"Oklahoma governors weigh mercy, justice in death penalty decisions," is today's editorial in the Oklahoman.
THE state Pardon and Parole Board recently voted to recommend clemency for Brian D. Davis, convicted of raping and killing his girlfriend's mother in 2001.
Gov. Mary Fallin didn't agree. No stay of execution was issued. Davis, who was previously convicted of rape and did not deny killing his victim, is scheduled to die Tuesday.
This isn't the first time the causes of mercy and justice have conflicted and generated a face-off over the death penalty in Oklahoma. When Gov. Lee Cruce served from 1911 to 1915, he commuted every death sentence imposed during his administration, 22 in all. That set a record for U.S. governors that held until 2003.
In a 1912 statement, Cruce declared capital punishment “is not in keeping with the demands of modern, enlightened civilization.” He argued the death penalty did not deter crime, and that “a great service could be rendered to humanity” by its abolishment.
“It is easy enough to criticize; it is easy enough, while listening to the clamor of an enraged populace crying for blood, to say that the victim shall pay the death penalty,” Cruce said, “but it is quite another thing to sit in judgment upon that wretch and realize that only you stand between a human soul and his God.”
"Gov. says Okla. execution will go on Tuesday," is the AP report filed by Justin Juozapavicius.
An Oklahoma man is set to be executed this week for raping and murdering his girlfriend's mother, despite a recommendation by the state's pardon and parole board to commute his death sentence after he apologized.
Brian Darrell Davis is scheduled to die by lethal injection Tuesday evening at the Oklahoma State Penitentiary in McAlester. The 39-year-old will be the third inmate to be executed by Oklahoma this year and the second in as many weeks.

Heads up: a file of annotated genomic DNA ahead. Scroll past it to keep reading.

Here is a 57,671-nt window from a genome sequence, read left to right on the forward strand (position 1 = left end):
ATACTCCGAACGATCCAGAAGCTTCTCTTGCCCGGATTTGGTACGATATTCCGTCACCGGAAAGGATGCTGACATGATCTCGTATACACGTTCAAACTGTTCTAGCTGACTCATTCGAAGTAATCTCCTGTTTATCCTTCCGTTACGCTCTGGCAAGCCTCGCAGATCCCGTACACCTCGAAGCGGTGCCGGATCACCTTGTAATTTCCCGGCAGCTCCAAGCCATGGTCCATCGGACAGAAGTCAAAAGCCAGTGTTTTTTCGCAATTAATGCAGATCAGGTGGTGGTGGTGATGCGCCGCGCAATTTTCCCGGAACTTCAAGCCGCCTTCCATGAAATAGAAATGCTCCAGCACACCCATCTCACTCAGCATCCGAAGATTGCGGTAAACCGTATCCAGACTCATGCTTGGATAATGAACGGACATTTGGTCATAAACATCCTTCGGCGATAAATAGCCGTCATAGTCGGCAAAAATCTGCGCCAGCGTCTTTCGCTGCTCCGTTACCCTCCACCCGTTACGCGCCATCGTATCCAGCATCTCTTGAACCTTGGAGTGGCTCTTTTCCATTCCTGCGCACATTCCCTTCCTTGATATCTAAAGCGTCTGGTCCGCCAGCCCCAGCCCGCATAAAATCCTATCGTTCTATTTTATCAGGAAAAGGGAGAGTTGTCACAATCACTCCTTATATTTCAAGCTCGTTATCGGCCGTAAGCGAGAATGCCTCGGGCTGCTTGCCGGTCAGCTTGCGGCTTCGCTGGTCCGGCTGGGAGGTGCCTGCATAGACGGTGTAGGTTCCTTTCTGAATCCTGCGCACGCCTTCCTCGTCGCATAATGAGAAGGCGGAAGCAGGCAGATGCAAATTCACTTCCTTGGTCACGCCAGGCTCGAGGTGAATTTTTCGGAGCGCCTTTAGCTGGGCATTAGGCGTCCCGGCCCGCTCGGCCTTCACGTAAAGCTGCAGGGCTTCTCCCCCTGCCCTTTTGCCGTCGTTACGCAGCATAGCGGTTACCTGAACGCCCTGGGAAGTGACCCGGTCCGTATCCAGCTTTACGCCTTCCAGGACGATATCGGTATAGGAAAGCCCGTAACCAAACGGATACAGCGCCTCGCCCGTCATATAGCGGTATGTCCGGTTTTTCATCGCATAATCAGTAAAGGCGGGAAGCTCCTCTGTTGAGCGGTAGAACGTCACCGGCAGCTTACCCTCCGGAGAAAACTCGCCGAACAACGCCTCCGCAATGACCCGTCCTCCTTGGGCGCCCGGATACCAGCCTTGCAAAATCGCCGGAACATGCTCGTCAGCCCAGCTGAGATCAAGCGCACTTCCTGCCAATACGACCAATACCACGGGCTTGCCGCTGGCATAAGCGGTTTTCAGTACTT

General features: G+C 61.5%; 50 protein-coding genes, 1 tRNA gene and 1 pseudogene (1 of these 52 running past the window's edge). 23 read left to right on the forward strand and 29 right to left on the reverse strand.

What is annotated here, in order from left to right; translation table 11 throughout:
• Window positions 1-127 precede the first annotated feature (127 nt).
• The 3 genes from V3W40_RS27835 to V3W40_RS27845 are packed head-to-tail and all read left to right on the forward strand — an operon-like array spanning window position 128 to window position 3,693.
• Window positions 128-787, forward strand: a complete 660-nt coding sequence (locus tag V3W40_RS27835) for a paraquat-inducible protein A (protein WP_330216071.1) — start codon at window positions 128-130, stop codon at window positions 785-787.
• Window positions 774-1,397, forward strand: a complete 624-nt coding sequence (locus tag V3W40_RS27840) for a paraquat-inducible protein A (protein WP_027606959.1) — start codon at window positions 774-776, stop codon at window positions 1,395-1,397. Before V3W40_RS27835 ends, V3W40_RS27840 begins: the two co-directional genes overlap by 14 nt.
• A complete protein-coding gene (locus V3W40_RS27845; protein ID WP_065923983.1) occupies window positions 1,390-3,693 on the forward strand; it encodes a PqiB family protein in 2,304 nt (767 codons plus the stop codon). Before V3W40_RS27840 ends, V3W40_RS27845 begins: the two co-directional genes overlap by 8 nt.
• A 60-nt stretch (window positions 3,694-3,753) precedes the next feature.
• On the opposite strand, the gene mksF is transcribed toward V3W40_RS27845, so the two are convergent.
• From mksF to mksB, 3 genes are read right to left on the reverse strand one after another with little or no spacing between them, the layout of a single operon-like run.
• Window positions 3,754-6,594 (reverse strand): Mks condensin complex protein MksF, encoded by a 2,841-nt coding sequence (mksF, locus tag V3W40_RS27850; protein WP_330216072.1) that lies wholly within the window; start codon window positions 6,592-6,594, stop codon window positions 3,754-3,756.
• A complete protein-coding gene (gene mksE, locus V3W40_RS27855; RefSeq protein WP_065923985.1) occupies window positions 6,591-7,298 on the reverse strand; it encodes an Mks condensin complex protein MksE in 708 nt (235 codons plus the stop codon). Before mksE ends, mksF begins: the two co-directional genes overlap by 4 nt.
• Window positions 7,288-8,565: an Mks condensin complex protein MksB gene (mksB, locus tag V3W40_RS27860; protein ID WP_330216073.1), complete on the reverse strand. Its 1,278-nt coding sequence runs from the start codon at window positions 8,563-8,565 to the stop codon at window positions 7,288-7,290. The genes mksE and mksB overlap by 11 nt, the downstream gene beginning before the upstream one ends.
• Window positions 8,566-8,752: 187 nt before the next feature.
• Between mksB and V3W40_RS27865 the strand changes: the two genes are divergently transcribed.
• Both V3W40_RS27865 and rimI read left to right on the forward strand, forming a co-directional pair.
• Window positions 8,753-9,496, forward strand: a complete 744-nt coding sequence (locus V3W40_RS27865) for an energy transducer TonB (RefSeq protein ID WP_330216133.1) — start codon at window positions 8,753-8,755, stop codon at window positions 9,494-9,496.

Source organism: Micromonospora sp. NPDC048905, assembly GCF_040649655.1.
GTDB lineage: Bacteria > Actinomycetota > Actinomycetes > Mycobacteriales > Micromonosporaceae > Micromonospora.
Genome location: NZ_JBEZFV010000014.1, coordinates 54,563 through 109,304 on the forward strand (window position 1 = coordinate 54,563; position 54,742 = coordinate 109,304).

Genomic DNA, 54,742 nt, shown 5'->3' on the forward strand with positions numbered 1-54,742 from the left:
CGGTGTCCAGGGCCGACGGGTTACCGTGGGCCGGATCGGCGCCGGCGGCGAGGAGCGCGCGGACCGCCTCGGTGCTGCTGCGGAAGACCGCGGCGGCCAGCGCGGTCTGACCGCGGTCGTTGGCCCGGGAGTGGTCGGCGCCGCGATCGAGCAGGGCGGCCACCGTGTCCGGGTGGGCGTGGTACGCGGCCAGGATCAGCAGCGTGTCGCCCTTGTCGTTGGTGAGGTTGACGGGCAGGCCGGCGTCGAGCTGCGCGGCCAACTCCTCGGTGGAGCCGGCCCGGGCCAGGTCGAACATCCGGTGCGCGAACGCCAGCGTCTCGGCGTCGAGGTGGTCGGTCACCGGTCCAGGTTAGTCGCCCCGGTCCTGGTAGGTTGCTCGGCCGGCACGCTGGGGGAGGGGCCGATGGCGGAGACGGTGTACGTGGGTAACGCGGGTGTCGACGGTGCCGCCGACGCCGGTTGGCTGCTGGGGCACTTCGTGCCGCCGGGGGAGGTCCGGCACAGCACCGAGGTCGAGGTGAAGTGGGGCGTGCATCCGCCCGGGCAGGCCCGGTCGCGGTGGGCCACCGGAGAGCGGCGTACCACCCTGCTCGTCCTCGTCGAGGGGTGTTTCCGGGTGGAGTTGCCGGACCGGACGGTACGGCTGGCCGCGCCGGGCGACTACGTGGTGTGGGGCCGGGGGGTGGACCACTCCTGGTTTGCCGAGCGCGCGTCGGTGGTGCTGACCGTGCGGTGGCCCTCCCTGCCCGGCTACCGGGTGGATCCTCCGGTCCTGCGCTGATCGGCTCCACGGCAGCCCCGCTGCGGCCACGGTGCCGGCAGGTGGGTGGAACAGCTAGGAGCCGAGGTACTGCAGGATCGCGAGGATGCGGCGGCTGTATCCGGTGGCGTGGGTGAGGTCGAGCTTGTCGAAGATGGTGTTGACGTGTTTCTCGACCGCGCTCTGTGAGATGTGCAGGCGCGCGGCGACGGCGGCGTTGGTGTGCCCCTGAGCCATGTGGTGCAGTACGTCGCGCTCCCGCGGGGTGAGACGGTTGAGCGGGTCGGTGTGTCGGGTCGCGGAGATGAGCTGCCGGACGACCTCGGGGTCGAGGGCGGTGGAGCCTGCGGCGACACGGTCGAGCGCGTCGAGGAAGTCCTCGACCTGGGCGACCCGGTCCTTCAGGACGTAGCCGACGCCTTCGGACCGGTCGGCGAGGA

Davis' confession and apology at a hearing before the pardon and parole board led them to vote 4-1 for a clemency recommendation. But Oklahoma Gov. Mary Fallin rejected that, her second since she took office in January 2011.
AP also posts, "Okla. Death Penalty Group Urges Halt to Execution." It's via KWGS-FM, Tulsa Public Radio.
The Oklahoma Coalition to Abolish the Death Penalty is meeting at the state Capitol Monday and urging Fallin to grant clemency to 39-year-old Brian Darrell Davis. The group also is planning a "pray-in" and demonstration on Tuesday, when Davis is scheduled to receive a lethal injection at the Oklahoma State Penitentiary in McAlester.
The Oklahoma Pardon and Parole Board voted 4-1 earlier this month to recommend clemency for Davis after he took responsibility for the victim's death and apologized. It was the second time the panel has recommended clemency to Fallin, who rejected both.
To date there have been a total of 1,336 post-Furman executions since 1977, including 16 executions in American death penalty states this year.
Earlier coverage of the clemency recommendation in Brian Davis' case begins at the link. More recent coverage from Oklahoma begins with the state's second execution of 2013, earlier this month. Related posts are in the clemency category index.